According to WHO 19 million people die each year from cardiometabolic diseases. The cardiometabolic diseases include cardiovascular diseases like coronary heart disease, cerebrovascular disease and conditions like metabolic syndrome and type 2 Diabetes mellitus.
The several risk factors for cardiometabolic diseases include smoking, diabetes, hypertension, physical inactivity, obesity and unhealthy diet. According to 2010 study, unhealthy diet including sugar-sweetened beverages increase the risk of obesity, type 2 diabetes mellitus and and cardiovascular disease.
Recently published paper in Journal of Endocrine Society by Dr. Essop et al examined 36 studies to find relationship between intake of sugar-sweetened beverages (such as juice and soda) and risk of metabolic syndrome, diabetes and hypertension.
Risk of Metabolic Syndrome
Metabolic syndrome includes excess fat around the waist, hypertension, high blood glucose and high cholesterol. Most of the studies examined in the review showed relationship between risk of metabolic syndrome with sugar-sweetened beverages. People who consumed one or more sugary drink per day were at significantly high risk for metabolic syndrome. This risk is more in women as compared to men. There can be changes in metabolism of the body leading to increased bad cholesterol (LDL), triglycerides and fasting blood glucose levels. A 2012 NEJM study showed that body weight, body mass index (BMI), waist circumference, waist-to-hip ratio, and body fat percentage increased significantly in the children drinking sugar containing beverages.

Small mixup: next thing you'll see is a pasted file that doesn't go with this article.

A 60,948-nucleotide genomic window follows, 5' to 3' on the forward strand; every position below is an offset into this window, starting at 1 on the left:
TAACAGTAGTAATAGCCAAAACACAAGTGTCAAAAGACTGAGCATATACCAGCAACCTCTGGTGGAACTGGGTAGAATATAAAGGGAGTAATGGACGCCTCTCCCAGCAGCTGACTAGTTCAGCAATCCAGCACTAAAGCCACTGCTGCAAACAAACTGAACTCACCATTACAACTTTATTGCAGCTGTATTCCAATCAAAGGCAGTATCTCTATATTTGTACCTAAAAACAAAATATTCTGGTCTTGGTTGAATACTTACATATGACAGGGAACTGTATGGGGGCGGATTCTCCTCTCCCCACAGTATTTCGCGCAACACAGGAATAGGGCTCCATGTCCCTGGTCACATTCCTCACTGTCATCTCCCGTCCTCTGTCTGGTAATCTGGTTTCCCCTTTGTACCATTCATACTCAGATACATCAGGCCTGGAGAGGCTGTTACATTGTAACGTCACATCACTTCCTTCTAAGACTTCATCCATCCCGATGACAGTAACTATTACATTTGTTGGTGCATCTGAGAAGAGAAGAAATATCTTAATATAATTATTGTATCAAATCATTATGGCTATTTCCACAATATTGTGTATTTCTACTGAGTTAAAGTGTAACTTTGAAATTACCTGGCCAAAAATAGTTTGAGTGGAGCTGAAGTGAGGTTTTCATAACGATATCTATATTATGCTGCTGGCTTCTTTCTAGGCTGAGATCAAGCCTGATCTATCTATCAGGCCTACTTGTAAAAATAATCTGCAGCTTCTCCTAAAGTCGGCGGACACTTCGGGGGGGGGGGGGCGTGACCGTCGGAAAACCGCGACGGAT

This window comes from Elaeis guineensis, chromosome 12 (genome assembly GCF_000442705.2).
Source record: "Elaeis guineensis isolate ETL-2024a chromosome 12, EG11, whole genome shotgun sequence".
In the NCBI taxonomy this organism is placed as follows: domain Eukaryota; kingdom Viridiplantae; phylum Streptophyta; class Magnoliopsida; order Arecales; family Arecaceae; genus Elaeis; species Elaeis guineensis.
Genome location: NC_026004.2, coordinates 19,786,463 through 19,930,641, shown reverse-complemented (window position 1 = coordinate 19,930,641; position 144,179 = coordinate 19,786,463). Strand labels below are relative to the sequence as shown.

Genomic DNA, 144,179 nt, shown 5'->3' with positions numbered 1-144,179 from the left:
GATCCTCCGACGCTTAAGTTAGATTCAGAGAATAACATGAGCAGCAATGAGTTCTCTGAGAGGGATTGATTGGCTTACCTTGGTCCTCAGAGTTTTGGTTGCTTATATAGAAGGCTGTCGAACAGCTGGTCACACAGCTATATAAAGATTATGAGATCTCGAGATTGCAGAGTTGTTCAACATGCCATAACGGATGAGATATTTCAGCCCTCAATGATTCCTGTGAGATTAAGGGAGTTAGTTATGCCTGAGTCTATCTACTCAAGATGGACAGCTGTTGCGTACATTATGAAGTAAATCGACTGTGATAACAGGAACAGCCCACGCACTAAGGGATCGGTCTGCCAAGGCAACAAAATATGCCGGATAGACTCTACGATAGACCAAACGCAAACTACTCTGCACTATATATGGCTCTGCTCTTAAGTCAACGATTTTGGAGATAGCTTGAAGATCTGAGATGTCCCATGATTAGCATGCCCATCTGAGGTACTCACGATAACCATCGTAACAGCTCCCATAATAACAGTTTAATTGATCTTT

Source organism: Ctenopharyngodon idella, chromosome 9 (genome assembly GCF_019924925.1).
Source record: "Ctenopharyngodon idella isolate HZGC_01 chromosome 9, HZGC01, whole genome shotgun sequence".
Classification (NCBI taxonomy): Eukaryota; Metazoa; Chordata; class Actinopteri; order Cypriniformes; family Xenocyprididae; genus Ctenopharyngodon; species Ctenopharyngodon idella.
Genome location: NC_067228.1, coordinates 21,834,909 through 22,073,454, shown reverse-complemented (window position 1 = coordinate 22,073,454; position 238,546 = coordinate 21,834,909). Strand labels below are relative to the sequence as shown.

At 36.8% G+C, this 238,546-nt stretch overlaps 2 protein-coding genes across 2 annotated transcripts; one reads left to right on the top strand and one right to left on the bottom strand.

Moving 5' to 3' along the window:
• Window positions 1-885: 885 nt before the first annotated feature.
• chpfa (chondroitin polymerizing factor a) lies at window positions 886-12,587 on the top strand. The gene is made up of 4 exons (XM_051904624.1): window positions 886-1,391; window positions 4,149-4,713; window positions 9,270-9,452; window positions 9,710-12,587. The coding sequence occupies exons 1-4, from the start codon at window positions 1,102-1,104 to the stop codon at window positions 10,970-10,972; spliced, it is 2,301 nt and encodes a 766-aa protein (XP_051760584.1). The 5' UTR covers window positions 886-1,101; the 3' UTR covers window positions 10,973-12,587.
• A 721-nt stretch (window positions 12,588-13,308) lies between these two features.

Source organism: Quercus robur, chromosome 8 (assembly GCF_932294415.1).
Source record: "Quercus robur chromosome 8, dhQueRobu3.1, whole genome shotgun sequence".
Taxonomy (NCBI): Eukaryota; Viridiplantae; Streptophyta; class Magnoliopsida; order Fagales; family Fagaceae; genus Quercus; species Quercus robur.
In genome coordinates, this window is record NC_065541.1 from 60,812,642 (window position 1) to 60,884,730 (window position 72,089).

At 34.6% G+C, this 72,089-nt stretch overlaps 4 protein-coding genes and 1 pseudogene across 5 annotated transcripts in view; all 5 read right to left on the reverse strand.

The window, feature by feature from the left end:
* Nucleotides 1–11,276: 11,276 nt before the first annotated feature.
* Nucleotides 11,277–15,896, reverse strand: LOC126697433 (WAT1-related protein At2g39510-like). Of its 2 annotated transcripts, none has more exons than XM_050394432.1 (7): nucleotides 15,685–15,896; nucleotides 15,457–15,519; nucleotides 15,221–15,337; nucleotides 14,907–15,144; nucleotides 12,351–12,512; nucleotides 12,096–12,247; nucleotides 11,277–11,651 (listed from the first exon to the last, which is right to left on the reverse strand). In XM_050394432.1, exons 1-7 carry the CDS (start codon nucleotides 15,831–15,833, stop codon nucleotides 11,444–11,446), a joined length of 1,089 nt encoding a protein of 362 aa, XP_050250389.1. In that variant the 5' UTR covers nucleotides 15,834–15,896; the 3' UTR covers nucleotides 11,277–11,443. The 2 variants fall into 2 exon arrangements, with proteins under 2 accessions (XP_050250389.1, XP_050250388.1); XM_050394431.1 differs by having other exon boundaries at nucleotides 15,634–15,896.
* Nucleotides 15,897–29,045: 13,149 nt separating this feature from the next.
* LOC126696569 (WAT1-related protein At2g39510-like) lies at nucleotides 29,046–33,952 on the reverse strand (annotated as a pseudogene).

Risk of Prediabetes and Type 2 Diabetes
Type 2 diabetes is a medical condition in which body is not able to metabolize blood glucose properly. Prediabetes is a medical condition in which blood glucose is higher than normal but not as diabetes range. In the review article, 9 studies looked at risk of diabetes/Prediabetes and consumption of sugar-sweetened beverages. Some studies showed 40% more risk of developing diabetes with even as little as 2 sugar-sweetened beverages per week. Daily consumption of sugar-sweetened beverages can lead to excessive fat accumulation leading to insulin resistance and development of diabetes.
Risk of Hypertension
Hypertension is high blood pressure in the body and is a significant risk factor for cardiovascular disease. The increased consumption of sugar-sweetened beverages cause inflammation, hypertension and dyslipidemia. One study of 5100 patients showed more than 50% increase in systolic and diastolic blood pressure with almost daily use of sugar-sweetened beverages. Another study showed 74% higher risk of developing hypertension if more than three sugar-sweetened beverages are consumed a day.
The main conclusions from the study paper of Dr. Essop
- Consumption of sugar-sweetened beverages is Rising globally.
- 50% more risk of Hypertension with daily use of sugar-sweetened beverages.
- 40% more risk of developing diabetes with even as little as 2 sugar-sweetened beverages per week.
- Need for educational programs to inform the general public of the harmful effects.
Reference: 1. Frequent Sugar-Sweetened Beverage Consumption and the Onset of Cardiometabolic Diseases: Cause for Concern? https://academic.oup.com/jes/article/1/11/1372/4587524
2. A trial of sugar-free or sugar-sweetened beverages and body weight in children. https://www.ncbi.nlm.nih.gov/pubmed/22998340
3. Sugar-sweetened beverages and prevalence of the metabolically abnormal phenotype in the Framingham Heart Study. https://www.ncbi.nlm.nih.gov/pubmed/24550031